Indian label industry faces up to challenges and opportunities
2016 and 2017 have been eventful years in the Indian economy. The current government announced demonetization in November 2016 and introduced the Goods and Services Tax (GST) from July 2017, which changed the tax structure in the country. Though the Indian label industry, at large, believes this is a positive step, both these policies affected many businesses directly or indirectly.
Kuldip Goel, managing director at Anygraphics and president of Label Manufacturers’ Association of India (LMAI), agreed: ‘My company grew by seven percent in 2017-18 fiscal but we could have done better without the impact of GST. However, it is a positive step and in favour of the industry with long term benefits.’
Manish Desai, managing director of Mudrika Labels, said: ‘Our company has not been affected by either of the two policies. We are positive about double digit growth in 2018.’
Ajay Agarwal, managing director at Syndicate Labels and vice president of Association of Label Printers and Suppliers (ALPS) observes that temporary effects were faced by many businesses because the two policies affected printers’ customers. ‘A few months in 2017-18 fiscal were tough but we will continue to see buoyancy in times to come as packaging requirements are growing in the country.’
From a manufacturers’ and importers’ perspective, Ranesh Bajaj, director at Vinsak said: ‘GST has been a boon for us as we get immediate credits on all input costs. It’s a much smoother process compared to earlier policy. GST coupled with better infrastructure will benefit the industry. I believe the label industry, comprising wraparound labels, pressure-sensitive labels, in-mold labels and shrink sleeves will grow by 10 percent in India. Flexo will grow because runs are getting shorter and businesses are shifting away from gravure.’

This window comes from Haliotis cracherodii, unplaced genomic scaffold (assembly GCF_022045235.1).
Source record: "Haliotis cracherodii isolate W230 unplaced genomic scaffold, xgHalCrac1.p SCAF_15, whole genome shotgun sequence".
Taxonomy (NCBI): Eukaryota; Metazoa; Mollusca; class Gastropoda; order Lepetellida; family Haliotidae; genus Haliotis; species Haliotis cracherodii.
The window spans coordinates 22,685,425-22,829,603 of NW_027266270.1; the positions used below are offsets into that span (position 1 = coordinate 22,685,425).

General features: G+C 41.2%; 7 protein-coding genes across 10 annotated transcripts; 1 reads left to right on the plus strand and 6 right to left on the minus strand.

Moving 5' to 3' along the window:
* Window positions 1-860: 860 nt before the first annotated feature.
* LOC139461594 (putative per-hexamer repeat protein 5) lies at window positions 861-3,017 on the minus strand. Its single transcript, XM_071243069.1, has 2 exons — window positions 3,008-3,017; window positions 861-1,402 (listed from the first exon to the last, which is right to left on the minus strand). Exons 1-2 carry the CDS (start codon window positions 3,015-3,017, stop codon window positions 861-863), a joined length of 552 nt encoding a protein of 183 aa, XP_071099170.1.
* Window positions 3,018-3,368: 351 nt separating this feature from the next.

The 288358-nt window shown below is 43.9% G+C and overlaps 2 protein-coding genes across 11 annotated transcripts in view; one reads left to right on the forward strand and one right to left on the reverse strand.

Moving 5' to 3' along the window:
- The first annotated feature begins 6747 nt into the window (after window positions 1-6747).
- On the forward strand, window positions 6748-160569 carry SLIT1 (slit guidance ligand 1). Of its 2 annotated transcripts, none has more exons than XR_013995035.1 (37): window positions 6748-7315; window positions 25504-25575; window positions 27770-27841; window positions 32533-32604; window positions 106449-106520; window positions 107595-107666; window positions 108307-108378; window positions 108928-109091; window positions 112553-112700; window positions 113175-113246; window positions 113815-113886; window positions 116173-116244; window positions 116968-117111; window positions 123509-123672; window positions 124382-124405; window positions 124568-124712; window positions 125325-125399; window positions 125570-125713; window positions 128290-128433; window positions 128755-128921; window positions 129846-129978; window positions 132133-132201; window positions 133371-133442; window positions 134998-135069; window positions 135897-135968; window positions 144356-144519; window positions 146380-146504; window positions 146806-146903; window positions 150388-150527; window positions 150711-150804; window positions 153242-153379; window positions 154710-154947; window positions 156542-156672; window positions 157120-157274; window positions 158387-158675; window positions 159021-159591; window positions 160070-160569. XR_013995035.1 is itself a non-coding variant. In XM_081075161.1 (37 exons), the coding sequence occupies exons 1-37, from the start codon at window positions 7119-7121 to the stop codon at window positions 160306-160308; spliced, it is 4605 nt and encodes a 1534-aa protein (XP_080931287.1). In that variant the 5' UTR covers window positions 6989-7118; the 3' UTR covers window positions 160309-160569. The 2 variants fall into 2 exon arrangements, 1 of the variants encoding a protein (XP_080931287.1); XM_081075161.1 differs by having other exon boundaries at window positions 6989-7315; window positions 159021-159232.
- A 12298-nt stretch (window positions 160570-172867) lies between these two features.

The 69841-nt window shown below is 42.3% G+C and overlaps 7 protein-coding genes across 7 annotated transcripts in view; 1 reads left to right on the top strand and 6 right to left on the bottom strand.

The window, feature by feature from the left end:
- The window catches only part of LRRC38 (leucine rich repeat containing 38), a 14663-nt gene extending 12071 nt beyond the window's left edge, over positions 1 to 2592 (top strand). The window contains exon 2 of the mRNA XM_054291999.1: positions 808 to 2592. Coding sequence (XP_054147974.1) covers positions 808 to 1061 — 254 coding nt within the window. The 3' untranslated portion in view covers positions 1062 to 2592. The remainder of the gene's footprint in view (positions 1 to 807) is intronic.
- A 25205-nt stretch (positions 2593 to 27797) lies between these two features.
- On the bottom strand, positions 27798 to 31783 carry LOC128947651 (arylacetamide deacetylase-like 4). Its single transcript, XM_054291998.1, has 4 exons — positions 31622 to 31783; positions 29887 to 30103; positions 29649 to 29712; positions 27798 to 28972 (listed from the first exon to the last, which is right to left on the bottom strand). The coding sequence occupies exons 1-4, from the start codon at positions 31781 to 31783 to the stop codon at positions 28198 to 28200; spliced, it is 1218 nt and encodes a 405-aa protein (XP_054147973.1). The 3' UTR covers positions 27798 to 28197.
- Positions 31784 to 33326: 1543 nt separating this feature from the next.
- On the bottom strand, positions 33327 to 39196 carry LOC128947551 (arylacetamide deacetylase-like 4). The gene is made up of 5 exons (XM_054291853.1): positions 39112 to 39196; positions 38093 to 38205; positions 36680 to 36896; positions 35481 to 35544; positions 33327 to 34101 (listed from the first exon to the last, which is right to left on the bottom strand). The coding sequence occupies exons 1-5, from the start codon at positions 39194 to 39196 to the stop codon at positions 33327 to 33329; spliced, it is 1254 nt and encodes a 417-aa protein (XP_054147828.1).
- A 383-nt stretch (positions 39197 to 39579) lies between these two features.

To cater to the growing demand and increasing volume, both Desai and Aggarwal agreed it was important to invest in branded machinery. ‘People want to run machines at high speed resulting in low wastages and lower output cost which are critical factors to be competitive and deliver performance in the market,’ said Aggarwal. ‘The Indian population is growing and many segments such as food and liquor labels are opening up, thus, adding a lot of volume to the label market and fueling converters’ ambitions to invest in better machines.’
Goel added: ‘Many brand owners evaluate printers based on the brand of the press they have but most often they don’t see the configuration of the press. It is good to have one branded machine and the following presses can be any good machine with good configuration. Printers must work out their return on investment (ROI) against their cost to stay competitive and profitable.’
He further noted that Anygraphics does not always run machines at full speed because they offer a lot of value addition on labels and charge a premium for the same. ‘ROI takes around five to six years on the machine but the added capacity and configuration adds a lot of value to the business.’
Turning to the most preferred web widths used in the industry, Aggarwal said that 330mm remained the most popular with those printing only pressure-sensitive labels. ‘However, if printers foresee demand for shrink sleeves or wraparound labels, they must invest in wider web machines. One machine cannot be used for printing all kind of labels. Investments depend on each printer’s customer’s requirements.’
Agreeing with Aggarwal, Bajaj informed that Vinsak installed nine 430mm Lombardi presses in India out of a total of 11 presses installed in the country. ‘A wider web gives printers flexibility to print on wider substrates and more flexibility.’
‘The first press has all the bells and whistles. Printers soon understand features they really use and then opt for presses with the right configurations accordingly,’ concluded Bajaj.
Read an update from the Indian market in the 2018 L&L Yearbook, and online here
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